3. Work Your Plan: You’d be surprised at how many people do the two things above, then fail to follow through – because this is where the real work comes in. You have to work your plan – while continuing to do whatever it is you do to keep the roof over your head and food in your belly.

Success often entails doing two things at once — ie, staying at a job you hate while you work your freelance (SEO) writing business on the side. This means burning the midnight oil; getting up with the early morning light; squeezing in work for your biz on your lunch break at your FT job; etc.

The fact is, many just don’t hunker down and make these types of sacrifices. Instead, they’ll reach for ready “excuses” – ie, I’m too tired after working at my FT job; I have kids, which makes it hard to find time; etc. But this is exactly what it takes.

I put the word excuses in quotation marks above because while things like this are a legitimate reason, if you really want something and allow anything to stand in your way then it’s an excuse – period – in my book.

I’ve mentioned this a couple of times in blog posts, but I draw my inspiration from my ancestors. Obviously, I’m black (African American). My ancestors were brought over here on slave ships, and many of them went on to thrive against impossible odds. So whenever I try to drum up an excuse for not doing anything, I think of them – working all day in the field for nothing, then finding time on the side to work a business and earn some income of their own (IF they got permission from their master).

Note: If you’ve never seen the movie about Harriet Tubman, A Woman Called Moses with Cicely Tyson, it’s an excellent one which speaks to this on one level. She was a slave who begged her master to let her work a piece of land (ie, grow a crop). Her goal was to buy her freedom. He gave her permission – but she had to give him 50% of her earnings.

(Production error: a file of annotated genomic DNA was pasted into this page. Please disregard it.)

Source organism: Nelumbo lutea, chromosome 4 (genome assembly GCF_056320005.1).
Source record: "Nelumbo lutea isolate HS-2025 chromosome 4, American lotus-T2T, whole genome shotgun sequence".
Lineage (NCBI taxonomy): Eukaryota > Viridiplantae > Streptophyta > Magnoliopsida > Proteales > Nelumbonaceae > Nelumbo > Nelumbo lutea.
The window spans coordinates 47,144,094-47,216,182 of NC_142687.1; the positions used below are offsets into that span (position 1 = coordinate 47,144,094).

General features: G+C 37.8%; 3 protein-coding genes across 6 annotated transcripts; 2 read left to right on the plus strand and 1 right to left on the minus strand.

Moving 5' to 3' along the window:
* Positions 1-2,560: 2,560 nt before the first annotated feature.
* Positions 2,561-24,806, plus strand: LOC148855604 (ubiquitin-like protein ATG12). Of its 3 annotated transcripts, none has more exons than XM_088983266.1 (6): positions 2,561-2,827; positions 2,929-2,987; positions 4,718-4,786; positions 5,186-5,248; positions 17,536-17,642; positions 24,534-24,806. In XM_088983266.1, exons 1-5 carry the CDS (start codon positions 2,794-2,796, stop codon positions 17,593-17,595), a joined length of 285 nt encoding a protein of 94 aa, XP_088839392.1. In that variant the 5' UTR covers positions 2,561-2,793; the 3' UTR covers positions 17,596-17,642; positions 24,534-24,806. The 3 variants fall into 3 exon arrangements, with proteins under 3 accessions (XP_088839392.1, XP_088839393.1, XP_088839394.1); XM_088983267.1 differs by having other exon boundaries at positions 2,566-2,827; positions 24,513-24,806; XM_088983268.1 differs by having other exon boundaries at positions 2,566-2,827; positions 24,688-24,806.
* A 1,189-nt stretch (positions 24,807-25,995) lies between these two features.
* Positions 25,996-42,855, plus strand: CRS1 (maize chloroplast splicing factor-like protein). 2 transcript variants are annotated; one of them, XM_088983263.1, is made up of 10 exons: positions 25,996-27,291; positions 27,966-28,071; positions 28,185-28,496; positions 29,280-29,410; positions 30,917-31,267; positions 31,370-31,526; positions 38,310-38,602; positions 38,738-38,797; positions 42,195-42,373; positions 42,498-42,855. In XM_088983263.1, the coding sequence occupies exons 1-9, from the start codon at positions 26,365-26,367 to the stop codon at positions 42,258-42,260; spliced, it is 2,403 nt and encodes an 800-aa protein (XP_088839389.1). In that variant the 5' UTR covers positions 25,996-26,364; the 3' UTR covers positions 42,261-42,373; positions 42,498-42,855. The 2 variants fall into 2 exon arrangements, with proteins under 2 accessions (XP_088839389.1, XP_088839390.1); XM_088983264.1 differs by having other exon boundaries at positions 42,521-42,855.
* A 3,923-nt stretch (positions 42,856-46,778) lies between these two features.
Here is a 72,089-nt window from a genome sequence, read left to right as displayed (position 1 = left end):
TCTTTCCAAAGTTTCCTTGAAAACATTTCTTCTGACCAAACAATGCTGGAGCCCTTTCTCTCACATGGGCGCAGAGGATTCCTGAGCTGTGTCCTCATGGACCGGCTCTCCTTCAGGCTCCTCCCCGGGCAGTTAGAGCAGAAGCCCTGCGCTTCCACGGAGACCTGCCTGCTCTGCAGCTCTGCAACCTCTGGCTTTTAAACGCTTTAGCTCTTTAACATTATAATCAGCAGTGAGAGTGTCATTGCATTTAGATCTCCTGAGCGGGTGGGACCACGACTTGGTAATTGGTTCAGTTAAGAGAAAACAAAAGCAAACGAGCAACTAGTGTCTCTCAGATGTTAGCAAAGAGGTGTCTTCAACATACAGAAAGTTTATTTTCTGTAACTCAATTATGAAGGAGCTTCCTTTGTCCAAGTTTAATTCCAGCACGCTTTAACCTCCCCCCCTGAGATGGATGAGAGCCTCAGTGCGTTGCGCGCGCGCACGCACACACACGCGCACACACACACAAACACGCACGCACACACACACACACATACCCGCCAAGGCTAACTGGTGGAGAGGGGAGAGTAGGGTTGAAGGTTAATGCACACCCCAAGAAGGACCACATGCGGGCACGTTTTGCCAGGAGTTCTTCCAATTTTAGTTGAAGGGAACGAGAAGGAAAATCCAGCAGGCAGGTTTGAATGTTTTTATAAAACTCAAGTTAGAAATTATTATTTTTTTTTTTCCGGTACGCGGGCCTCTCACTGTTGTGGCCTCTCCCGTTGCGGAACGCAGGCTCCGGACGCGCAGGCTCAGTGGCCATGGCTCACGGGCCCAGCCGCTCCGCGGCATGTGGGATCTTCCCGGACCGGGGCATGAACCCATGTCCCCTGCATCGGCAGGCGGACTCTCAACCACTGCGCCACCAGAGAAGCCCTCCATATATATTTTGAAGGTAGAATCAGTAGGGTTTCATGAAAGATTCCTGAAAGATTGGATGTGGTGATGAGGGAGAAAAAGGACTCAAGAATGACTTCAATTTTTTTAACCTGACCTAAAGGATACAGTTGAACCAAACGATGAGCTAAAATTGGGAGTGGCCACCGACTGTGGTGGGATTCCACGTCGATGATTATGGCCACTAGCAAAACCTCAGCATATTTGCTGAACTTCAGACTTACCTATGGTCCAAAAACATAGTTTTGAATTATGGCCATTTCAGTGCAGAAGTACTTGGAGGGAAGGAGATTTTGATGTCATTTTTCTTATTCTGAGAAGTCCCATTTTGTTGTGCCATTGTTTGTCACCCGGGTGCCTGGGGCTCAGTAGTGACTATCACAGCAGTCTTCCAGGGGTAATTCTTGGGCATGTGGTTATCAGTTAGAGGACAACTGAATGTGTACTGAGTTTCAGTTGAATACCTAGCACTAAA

Can you imagine working 6-7 days a week in the fields for free, then putting in time in your own field – and have to give someone 50% of what you earn from your crop? Like I said, THIS is what I think about when I try to drum up an excuse for not doing something.

Many immigrants from other nations came to the U.S. with nothing – nothing but a desire to have a chance to make something of themselves. And the reason so many still strive to come to America is the belief that if you’re willing to work hard, you can succeed – no matter your race, creed, color, sex, educational background, class, etc.

Is it harder for some than others? Yes.

Do some have unfair advantages like money, education and connections? For sure.

But for every story like this, there’s the story of someone who scratched and clawed their way to the top by sheer will and hard work.

I get passionate about success because I think too many of us today are too soft and quite frankly, just downright lazy on some level. And I’m totally referring to myself here as well. I work hard, but not nearly as hard as I could – and I realize this. But I also rarely give in to excuses. If I really want something, I know it’s usually totally within my power to get it – and I do just that.

Ok, I’m off my soapbox now. Now let me share that email I received recently from a fellow SEO writer – and my advice to her. She wrote:

Question from a Fellow SEO Writer about How to Transition from Being an SEO Writer to Managing an SEO Writing Company

I am at the point where I don’t want to write that much anymore.  Even though I still love writing, I am not passionate about it as I used to be.  I [would] rather be more like you, and take a managerial role in my business.  I enjoy other things like Sales calls, marketing, creating programs, delegating, editing, hosting workshops. Therefore I was wondering do you have any tips on how to transition from writing to being a manager of your writing firm?  (emphasis added)